So my friends at Root’s Coffeehouse recently asked me if I would be interested in doing another display at their shop. I had some different ideas that originally focused on a lot of people and interactions I’ve had while traveling, working and photographing different parts of the world but that was conceptually half of my last display and I didn’t want to repeat any work. Ultimately I decided I wanted to go in an entirely different direction and do something less common thematically (and possibly something even more foreign to people here in the US than the lives of folks outside the boundaries of our declining empire), despite their ubiquitous presence: insects.
More specifically, I am talking about dragonflies! I just wrote a short post on how I came to be so intrigued by these creatures and how my interest in them has played out in my life in various ways.
The new display is meant to be educational as well as aesthetic and features the Odonata (dragonflies) of Tarrant County, the area that has been my home off-and-on for about a decade and the area with which I have the most experience concerning dragonflies. It features 14 species with male and female represented, either in separate photographs or together while mating or laying eggs. There are placards nearby each species with their binomial names, their estimated flight seasons in Tarrant County and three points of interest. The species were chosen based on a criteria such as unique but relative family and genera representation, sexual dimorphism and relative ease of spotting. In addition to the photos showing then variety of “looks” dragonflies have, there are images depicting ephemeral life stages, morphology, behaviors (copulation, contact/non-contact mate-guarding) and interaction with other organisms (mainly, predation). There is accompanying text with a primer on dragonflies and their life history as well as relevant terminology and some common questions.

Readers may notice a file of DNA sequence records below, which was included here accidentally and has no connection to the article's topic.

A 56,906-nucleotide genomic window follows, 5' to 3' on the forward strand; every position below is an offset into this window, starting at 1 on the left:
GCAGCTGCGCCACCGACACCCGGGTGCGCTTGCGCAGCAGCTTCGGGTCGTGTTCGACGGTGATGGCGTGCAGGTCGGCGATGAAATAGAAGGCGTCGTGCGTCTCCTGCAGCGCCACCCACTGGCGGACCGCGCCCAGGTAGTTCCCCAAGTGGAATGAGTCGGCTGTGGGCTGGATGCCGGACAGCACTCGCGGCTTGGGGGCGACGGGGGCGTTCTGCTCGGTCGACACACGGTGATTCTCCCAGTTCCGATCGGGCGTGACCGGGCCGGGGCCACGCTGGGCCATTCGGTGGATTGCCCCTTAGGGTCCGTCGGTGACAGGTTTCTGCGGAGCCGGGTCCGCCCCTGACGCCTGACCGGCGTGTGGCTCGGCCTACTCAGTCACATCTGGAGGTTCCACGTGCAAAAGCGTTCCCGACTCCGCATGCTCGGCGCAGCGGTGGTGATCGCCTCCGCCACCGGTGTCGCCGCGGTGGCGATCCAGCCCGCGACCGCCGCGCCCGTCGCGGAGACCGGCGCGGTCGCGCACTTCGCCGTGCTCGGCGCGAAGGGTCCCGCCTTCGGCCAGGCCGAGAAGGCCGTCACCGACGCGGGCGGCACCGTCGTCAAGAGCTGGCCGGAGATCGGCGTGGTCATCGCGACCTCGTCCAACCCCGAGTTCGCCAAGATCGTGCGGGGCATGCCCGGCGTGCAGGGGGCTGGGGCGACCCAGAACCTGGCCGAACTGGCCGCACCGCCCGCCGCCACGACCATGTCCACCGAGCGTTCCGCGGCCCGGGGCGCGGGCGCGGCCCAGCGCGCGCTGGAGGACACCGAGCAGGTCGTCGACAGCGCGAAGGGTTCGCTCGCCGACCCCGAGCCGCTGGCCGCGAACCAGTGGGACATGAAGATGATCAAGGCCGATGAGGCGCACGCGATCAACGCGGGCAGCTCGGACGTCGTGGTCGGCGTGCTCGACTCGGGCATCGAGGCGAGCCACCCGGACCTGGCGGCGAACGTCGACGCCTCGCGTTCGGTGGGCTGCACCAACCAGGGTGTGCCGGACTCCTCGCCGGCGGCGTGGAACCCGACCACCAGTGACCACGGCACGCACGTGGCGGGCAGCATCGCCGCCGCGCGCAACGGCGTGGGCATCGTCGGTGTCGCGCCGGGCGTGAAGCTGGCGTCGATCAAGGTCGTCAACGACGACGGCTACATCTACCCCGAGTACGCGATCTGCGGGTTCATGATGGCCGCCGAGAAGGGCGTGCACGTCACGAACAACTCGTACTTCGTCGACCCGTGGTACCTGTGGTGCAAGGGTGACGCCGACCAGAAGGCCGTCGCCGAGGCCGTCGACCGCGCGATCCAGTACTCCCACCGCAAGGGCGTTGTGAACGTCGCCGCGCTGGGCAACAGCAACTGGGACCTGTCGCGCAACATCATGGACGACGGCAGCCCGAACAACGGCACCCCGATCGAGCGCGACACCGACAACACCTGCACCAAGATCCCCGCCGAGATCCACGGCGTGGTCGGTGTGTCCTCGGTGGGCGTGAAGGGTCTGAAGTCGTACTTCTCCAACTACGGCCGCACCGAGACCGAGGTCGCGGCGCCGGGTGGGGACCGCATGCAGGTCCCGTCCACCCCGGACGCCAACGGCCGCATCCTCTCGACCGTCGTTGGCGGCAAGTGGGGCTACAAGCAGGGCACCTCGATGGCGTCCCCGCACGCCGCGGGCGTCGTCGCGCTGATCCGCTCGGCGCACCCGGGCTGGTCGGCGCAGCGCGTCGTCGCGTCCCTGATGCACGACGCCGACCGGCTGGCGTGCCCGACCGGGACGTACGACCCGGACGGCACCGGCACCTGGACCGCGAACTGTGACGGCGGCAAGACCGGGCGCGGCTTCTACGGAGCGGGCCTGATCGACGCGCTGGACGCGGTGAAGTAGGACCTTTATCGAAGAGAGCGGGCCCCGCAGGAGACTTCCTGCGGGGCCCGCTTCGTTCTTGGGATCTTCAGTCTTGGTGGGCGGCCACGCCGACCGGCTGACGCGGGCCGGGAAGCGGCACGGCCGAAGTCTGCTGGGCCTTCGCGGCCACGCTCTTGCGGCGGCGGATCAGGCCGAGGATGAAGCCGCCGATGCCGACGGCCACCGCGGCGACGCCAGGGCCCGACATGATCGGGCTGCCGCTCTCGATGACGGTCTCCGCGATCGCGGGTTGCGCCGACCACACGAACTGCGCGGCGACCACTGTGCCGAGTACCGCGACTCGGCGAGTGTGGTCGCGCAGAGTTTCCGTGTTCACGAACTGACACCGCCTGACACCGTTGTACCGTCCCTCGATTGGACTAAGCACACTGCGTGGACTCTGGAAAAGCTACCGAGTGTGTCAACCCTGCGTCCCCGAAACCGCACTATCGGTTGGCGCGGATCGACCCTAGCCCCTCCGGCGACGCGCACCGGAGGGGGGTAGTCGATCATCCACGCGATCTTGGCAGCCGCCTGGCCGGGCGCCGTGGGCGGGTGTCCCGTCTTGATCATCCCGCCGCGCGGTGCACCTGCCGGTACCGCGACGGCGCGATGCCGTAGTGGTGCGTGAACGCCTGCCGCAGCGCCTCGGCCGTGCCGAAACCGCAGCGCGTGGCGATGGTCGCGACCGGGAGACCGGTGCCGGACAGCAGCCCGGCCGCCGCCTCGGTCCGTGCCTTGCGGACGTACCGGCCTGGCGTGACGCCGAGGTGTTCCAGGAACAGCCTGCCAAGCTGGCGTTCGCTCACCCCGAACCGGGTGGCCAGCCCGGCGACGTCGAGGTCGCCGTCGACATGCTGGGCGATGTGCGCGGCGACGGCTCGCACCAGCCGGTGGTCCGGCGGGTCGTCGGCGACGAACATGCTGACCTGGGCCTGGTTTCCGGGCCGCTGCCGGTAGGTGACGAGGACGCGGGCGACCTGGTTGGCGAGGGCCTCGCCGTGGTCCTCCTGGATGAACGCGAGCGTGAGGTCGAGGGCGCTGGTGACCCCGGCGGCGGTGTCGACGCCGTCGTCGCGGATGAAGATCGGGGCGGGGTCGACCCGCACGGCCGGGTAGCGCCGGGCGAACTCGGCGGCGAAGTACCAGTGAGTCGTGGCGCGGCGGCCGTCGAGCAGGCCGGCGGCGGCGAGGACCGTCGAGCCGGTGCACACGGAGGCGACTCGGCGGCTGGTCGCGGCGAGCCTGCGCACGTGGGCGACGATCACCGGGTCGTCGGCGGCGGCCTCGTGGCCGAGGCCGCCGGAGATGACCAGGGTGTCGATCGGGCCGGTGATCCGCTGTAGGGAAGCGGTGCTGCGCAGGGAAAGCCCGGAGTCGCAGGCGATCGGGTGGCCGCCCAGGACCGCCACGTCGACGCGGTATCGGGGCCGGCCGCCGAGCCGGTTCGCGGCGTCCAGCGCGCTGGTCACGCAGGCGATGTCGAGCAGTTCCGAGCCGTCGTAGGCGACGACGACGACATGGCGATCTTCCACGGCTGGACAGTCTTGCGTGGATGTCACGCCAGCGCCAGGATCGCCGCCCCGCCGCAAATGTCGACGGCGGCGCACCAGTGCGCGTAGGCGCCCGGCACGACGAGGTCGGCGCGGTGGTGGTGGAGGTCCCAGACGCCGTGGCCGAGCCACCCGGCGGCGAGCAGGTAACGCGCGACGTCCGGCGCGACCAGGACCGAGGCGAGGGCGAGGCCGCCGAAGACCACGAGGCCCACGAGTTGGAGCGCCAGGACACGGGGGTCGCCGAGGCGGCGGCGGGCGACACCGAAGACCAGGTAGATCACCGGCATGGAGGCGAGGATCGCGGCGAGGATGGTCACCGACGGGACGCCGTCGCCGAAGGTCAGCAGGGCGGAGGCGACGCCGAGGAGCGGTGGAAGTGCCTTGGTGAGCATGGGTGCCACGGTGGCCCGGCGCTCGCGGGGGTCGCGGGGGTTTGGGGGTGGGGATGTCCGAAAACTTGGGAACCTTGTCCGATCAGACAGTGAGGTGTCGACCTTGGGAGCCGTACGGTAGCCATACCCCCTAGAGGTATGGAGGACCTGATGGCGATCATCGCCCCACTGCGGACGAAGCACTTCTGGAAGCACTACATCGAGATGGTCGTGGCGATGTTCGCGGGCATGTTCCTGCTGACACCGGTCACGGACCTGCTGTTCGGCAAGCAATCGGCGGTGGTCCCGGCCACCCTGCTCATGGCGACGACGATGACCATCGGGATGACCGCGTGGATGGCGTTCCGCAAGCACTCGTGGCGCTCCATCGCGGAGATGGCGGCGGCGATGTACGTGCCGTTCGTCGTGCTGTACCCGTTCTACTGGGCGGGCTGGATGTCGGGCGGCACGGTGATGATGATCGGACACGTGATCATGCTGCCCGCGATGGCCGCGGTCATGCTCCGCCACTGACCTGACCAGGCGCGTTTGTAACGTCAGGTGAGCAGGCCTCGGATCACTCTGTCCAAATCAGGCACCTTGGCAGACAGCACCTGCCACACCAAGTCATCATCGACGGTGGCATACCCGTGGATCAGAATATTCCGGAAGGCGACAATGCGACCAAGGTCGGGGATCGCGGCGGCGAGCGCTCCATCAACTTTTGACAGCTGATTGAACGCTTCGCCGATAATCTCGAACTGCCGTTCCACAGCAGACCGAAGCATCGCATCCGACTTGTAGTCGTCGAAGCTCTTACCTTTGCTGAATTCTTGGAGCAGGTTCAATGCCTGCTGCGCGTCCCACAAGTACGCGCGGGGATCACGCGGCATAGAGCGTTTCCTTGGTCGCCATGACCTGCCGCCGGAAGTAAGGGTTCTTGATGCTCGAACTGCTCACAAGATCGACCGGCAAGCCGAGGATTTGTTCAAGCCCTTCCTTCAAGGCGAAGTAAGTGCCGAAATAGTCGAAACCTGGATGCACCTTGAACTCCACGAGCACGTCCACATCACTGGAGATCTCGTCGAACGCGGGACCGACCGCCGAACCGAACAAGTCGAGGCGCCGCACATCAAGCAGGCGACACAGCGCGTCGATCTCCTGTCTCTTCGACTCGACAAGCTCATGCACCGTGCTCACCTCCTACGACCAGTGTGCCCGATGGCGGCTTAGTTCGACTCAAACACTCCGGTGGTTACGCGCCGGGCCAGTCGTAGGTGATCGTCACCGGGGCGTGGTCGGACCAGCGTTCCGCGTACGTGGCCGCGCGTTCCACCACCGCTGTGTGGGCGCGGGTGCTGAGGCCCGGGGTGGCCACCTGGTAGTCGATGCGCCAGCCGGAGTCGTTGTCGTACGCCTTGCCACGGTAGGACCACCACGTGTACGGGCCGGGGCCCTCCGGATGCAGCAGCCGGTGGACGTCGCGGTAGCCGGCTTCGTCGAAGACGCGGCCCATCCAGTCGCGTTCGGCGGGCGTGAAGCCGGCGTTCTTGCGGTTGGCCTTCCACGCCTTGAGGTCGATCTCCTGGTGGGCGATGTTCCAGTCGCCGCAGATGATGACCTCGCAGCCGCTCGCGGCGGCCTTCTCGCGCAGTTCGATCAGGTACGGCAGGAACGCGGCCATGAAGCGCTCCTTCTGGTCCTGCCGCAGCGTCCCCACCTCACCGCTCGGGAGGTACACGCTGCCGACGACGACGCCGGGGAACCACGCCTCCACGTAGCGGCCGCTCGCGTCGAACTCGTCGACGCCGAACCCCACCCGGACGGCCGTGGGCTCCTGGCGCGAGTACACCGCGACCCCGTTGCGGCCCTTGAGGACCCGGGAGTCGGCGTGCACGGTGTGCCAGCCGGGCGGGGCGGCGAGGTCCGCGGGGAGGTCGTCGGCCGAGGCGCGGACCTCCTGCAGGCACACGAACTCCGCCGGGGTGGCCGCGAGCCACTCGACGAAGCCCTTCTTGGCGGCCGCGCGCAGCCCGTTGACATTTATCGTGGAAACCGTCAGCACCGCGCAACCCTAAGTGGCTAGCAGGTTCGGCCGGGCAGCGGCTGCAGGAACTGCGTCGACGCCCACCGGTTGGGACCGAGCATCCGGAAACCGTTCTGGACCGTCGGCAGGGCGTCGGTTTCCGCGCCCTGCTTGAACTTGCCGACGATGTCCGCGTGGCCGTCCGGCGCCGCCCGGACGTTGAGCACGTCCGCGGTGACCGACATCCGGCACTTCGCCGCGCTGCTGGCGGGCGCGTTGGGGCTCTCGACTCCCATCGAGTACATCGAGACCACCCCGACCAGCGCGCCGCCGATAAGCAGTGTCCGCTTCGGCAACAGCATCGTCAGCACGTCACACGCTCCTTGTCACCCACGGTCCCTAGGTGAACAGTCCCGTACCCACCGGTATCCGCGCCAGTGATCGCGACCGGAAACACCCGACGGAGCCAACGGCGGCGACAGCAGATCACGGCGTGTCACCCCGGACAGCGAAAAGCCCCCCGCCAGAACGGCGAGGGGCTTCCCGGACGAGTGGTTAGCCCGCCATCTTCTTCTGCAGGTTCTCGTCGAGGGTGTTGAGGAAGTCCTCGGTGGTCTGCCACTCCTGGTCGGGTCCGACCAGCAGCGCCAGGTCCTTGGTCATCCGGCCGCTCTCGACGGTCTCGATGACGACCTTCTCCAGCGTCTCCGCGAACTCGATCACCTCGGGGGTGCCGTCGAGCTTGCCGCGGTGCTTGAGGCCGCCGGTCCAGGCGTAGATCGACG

Originally I had intended to include specimens but this project kept growing and logistically that presented a challenge as this isn’t really a controlled-environment and I ended up using more space than I thought I would. I may bring some specimens to the reception (I will post the date when it is finalized) for hand’s-on education/demonstration.
This project is a culmination of years of photographic work and personal research and though I didn’t do all of the included photography with this particular display in mind it is rewarding to see it come together into a larger piece. I want to thank Shawna for helping me hang the display (and reminding me to take breaks every so often) and my brother, Andrew, who was likely with me on many of these shoots. Both Shawna and Andrew have been great models and helped me learn a lot thru “teaching” them while we used to hang out and spend time in nature together. Relaying information to them in such an informal manner definitely shaped the way I approached the educational aspect of this project. Also thanks to Roots for asking me back for another display.
Lastly, I would like to thank Scott King, who recently sent me two of his books. One was on observing dragonflies with his daughter (Rice County Odonata Journal: Volume Two) and the other is a collection of poems on dragonflies (Dragonfly Haiku, with other authors as well). I want to thank Scott because at first when I thought of this display I wondered who would care or want to see so many images of dragonflies but after going through some of Scott’s work I realized I didn’t really care because that is what I wanted to do. My interest in dragonflies has always been entirely personal, solitary and intrinsic so it felt strange to want to share that but after seeing his passion manifest in print it made happy in way that someone brought something to fruition in what is doubtlessly a very niche market.
I hope in some way this display can help or encourage people to find a bit of appreciation and enjoyment in the natural world as I have found through observing dragonflies.